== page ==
Brexit or no Brexit, the employment sector is ever-changing. As recruitment experts, we have a duty to challenge and break down employment barriers no matter what route the UK takes.


Dave Beesley is passionate about breaking down barriers in recruitment. Get in touch with him at

The great employability debate

The great employability debate

Government choices

Education Secretary Nicky Morgan has been in the press in the last few weeks, with her statement around promotion of opportunities to young people:

“As part of our commitment to extend opportunity to all young people, we want to level the playing field – making sure they are aware of all the options open to them and are able to make the right choice for them.”

This follows the Prime Minister’s announcement in January 2016, of a commitment of £70 million to transform the quality of careers education, advice and guidance offered to young people, and whilst there’s no firm date in place for this to come in, we welcome the thought that young people will be gaining more balanced advice when it comes to the opportunities on offer to them.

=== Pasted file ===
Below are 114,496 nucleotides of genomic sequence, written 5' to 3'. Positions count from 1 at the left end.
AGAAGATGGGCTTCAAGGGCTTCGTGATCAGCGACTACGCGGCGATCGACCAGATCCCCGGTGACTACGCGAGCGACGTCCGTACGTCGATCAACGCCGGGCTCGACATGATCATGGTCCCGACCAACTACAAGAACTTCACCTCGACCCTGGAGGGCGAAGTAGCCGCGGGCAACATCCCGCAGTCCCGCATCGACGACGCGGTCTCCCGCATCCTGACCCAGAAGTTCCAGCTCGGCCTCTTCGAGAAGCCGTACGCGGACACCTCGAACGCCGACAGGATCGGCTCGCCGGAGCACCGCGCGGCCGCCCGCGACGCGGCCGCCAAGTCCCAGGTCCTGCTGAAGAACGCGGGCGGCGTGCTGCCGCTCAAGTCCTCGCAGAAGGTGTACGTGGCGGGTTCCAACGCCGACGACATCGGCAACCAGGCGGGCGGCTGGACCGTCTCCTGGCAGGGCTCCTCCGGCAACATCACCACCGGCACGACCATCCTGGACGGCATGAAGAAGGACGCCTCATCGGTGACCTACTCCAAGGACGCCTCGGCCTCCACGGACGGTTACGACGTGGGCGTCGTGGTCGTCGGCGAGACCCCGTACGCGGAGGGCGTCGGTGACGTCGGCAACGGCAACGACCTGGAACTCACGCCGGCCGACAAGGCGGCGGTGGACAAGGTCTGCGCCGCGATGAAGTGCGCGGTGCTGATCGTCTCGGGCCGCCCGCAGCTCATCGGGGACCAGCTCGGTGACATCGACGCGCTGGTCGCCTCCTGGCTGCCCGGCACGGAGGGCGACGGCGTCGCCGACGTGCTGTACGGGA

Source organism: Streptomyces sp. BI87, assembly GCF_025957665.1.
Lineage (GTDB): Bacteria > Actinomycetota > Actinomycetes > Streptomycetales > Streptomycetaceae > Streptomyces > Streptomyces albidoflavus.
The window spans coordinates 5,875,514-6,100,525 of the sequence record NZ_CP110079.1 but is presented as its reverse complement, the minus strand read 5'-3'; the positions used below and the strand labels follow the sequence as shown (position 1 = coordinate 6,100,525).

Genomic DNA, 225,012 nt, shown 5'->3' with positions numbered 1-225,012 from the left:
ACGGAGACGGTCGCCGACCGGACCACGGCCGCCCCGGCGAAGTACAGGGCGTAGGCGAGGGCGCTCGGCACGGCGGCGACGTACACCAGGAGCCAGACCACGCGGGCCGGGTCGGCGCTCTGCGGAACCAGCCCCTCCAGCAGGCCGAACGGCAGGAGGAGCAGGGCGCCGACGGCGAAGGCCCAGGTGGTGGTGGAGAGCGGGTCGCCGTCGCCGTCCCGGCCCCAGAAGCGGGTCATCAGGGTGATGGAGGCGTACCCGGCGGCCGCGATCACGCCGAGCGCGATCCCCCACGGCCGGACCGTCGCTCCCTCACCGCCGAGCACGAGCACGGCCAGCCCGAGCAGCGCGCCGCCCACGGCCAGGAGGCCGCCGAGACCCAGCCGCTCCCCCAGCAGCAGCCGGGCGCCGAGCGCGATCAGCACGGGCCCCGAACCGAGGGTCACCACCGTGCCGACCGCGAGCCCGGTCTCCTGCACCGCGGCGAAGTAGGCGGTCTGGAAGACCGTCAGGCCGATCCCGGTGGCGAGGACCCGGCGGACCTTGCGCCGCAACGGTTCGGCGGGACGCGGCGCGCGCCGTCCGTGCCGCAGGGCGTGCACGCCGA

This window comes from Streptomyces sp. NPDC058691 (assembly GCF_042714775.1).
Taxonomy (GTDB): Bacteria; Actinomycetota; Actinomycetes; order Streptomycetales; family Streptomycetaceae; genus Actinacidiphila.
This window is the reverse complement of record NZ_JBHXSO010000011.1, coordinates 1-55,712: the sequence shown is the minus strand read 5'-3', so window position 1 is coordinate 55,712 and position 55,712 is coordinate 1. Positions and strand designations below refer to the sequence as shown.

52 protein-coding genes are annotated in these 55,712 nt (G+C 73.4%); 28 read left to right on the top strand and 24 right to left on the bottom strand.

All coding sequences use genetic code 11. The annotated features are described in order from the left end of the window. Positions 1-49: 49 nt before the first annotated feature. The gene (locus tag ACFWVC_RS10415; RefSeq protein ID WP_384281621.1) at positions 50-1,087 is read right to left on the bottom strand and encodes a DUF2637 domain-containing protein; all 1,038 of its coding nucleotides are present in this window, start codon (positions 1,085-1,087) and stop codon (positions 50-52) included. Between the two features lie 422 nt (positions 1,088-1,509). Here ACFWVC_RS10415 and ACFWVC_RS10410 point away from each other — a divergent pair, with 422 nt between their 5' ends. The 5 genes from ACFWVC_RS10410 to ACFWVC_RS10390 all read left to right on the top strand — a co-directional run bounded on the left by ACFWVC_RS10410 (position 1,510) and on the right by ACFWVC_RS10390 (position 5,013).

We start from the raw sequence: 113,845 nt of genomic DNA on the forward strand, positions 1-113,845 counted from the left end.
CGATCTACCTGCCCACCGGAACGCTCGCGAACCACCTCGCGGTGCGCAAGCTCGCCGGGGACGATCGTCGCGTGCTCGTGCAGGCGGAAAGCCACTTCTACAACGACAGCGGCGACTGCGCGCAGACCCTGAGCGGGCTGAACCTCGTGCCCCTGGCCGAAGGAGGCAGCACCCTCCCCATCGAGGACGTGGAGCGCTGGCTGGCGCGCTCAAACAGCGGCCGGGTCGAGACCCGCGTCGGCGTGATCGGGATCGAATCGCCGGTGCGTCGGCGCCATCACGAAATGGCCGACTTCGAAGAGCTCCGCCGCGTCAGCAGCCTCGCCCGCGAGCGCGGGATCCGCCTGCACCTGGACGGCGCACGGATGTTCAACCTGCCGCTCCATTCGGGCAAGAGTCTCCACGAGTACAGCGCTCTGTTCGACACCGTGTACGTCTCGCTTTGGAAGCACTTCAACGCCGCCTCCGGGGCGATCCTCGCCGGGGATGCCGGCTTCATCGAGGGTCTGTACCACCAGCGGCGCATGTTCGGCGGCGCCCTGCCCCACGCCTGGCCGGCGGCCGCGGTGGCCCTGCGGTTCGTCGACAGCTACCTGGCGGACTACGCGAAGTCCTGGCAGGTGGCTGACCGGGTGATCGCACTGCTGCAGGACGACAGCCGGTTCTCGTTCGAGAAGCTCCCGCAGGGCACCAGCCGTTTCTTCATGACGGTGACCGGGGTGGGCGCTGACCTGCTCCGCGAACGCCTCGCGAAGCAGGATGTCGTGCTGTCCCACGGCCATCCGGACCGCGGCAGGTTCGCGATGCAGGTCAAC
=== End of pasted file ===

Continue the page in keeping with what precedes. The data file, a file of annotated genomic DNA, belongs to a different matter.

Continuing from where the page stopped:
Employers, government and education

We spent time recently at the Warwickshire Skills Conference for business and education leaders – sat on a table with a councilor, a council employee and a Head Teacher.

While these initiatives to bring education and employers closer together are essential, all players responsible for enhancing employability are still a long way apart.

Probably not the point of this blog to get involved in overtly political debate, but it was interesting to see that the government’s education agenda causes frustration for both employers and schools.

Schools and FE colleges themselves are under-resourced when it comes to careers, and some of the responses coming out of them aren’t a good fit with enhancing employment for all (see below).

And employers are completely under represented at events like these, where they have the opportunity to make a difference.

An employability anecdote

We’ve just launched a recruitment campaign for a Higher Apprenticeship programme with a construction business, and we’re really keen to get into schools and colleges in the vicinity of the vacancies, in order to raise awareness and promote the roles.